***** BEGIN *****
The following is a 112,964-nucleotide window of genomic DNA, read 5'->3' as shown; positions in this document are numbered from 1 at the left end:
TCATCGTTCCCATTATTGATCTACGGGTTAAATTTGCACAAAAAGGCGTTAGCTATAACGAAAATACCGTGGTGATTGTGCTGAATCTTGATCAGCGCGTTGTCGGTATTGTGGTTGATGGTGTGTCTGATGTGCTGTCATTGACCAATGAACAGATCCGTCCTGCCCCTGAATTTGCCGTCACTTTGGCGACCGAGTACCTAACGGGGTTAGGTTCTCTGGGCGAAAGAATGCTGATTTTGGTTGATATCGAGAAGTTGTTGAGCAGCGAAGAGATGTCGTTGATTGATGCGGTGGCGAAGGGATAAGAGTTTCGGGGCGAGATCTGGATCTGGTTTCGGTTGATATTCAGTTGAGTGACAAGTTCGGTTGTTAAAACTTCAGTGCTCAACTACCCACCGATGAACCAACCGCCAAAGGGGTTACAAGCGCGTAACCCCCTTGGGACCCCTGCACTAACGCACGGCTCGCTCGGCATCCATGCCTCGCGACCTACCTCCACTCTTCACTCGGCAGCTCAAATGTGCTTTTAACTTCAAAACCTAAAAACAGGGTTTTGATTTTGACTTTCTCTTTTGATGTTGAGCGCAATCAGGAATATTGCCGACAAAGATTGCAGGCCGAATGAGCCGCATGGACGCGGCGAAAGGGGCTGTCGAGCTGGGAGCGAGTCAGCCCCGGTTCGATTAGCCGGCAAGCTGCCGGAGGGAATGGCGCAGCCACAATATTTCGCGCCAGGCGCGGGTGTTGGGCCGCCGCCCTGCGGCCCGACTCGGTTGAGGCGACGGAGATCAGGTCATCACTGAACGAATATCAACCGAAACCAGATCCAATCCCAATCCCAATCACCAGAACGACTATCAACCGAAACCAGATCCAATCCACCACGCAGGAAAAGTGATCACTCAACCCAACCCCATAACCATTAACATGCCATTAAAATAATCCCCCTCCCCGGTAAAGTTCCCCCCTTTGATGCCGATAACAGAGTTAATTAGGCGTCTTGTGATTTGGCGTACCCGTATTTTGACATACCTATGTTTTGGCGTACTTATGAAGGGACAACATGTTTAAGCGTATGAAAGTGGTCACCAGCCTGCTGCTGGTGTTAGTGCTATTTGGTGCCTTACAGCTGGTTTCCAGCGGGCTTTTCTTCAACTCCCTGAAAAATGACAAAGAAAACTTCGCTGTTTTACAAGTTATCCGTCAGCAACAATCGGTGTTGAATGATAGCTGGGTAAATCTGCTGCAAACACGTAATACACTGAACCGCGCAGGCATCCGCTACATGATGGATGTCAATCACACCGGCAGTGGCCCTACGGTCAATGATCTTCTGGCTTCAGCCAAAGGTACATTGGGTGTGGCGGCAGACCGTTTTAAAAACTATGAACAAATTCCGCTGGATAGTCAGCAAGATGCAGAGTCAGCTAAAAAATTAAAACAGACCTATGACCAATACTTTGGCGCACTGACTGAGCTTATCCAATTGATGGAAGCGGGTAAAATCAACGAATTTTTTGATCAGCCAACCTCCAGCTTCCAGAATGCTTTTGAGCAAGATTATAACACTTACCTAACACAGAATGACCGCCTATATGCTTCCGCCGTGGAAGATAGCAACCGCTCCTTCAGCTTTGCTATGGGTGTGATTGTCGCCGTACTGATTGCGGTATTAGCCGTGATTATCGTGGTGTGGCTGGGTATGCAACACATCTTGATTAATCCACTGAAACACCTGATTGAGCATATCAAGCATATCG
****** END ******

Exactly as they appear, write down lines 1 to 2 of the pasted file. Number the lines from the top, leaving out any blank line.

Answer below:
The following is a 112,964-nucleotide window of genomic DNA, read 5'->3' as shown; positions in this document are numbered from 1 at the left end:
TCATCGTTCCCATTATTGATCTACGGGTTAAATTTGCACAAAAAGGCGTTAGCTATAACGAAAATACCGTGGTGATTGTGCTGAATCTTGATCAGCGCGTTGTCGGTATTGTGGTTGATGGTGTGTCTGATGTGCTGTCATTGACCAATGAACAGATCCGTCCTGCCCCTGAATTTGCCGTCACTTTGGCGACCGAGTACCTAACGGGGTTAGGTTCTCTGGGCGAAAGAATGCTGATTTTGGTTGATATCGAGAAGTTGTTGAGCAGCGAAGAGATGTCGTTGATTGATGCGGTGGCGAAGGGATAAGAGTTTCGGGGCGAGATCTGGATCTGGTTTCGGTTGATATTCAGTTGAGTGACAAGTTCGGTTGTTAAAACTTCAGTGCTCAACTACCCACCGATGAACCAACCGCCAAAGGGGTTACAAGCGCGTAACCCCCTTGGGACCCCTGCACTAACGCACGGCTCGCTCGGCATCCATGCCTCGCGACCTACCTCCACTCTTCACTCGGCAGCTCAAATGTGCTTTTAACTTCAAAACCTAAAAACAGGGTTTTGATTTTGACTTTCTCTTTTGATGTTGAGCGCAATCAGGAATATTGCCGACAAAGATTGCAGGCCGAATGAGCCGCATGGACGCGGCGAAAGGGGCTGTCGAGCTGGGAGCGAGTCAGCCCCGGTTCGATTAGCCGGCAAGCTGCCGGAGGGAATGGCGCAGCCACAATATTTCGCGCCAGGCGCGGGTGTTGGGCCGCCGCCCTGCGGCCCGACTCGGTTGAGGCGACGGAGATCAGGTCATCACTGAACGAATATCAACCGAAACCAGATCCAATCCCAATCCCAATCACCAGAACGACTATCAACCGAAACCAGATCCAATCCACCACGCAGGAAAAGTGATCACTCAACCCAACCCCATAACCATTAACATGCCATTAAAATAATCCCCCTCCCCGGTAAAGTTCCCCCCTTTGATGCCGATAACAGAGTTAATTAGGCGTCTTGTGATTTGGCGTACCCGTATTTTGACATACCTATGTTTTGGCGTACTTATGAAGGGACAACATGTTTAAGCGTATGAAAGTGGTCACCAGCCTGCTGCTGGTGTTAGTGCTATTTGGTGCCTTACAGCTGGTTTCCAGCGGGCTTTTCTTCAACTCCCTGAAAAATGACAAAGAAAACTTCGCTGTTTTACAAGTTATCCGTCAGCAACAATCGGTGTTGAATGATAGCTGGGTAAATCTGCTGCAAACACGTAATACACTGAACCGCGCAGGCATCCGCTACATGATGGATGTCAATCACACCGGCAGTGGCCCTACGGTCAATGATCTTCTGGCTTCAGCCAAAGGTACATTGGGTGTGGCGGCAGACCGTTTTAAAAACTATGAACAAATTCCGCTGGATAGTCAGCAAGATGCAGAGTCAGCTAAAAAATTAAAACAGACCTATGACCAATACTTTGGCGCACTGACTGAGCTTATCCAATTGATGGAAGCGGGTAAAATCAACGAATTTTTTGATCAGCCAACCTCCAGCTTCCAGAATGCTTTTGAGCAAGATTATAACACTTACCTAACACAGAATGACCGCCTATATGCTTCCGCCGTGGAAGATAGCAACCGCTCCTTCAGCTTTGCTATGGGTGTGATTGTCGCCGTACTGATTGCGGTATTAGCCGTGATTATCGTGGTGTGGCTGGGTATGCAACACATCTTGATTAATCCACTGAAACACCTGATTGAGCATATCAAGCATATCG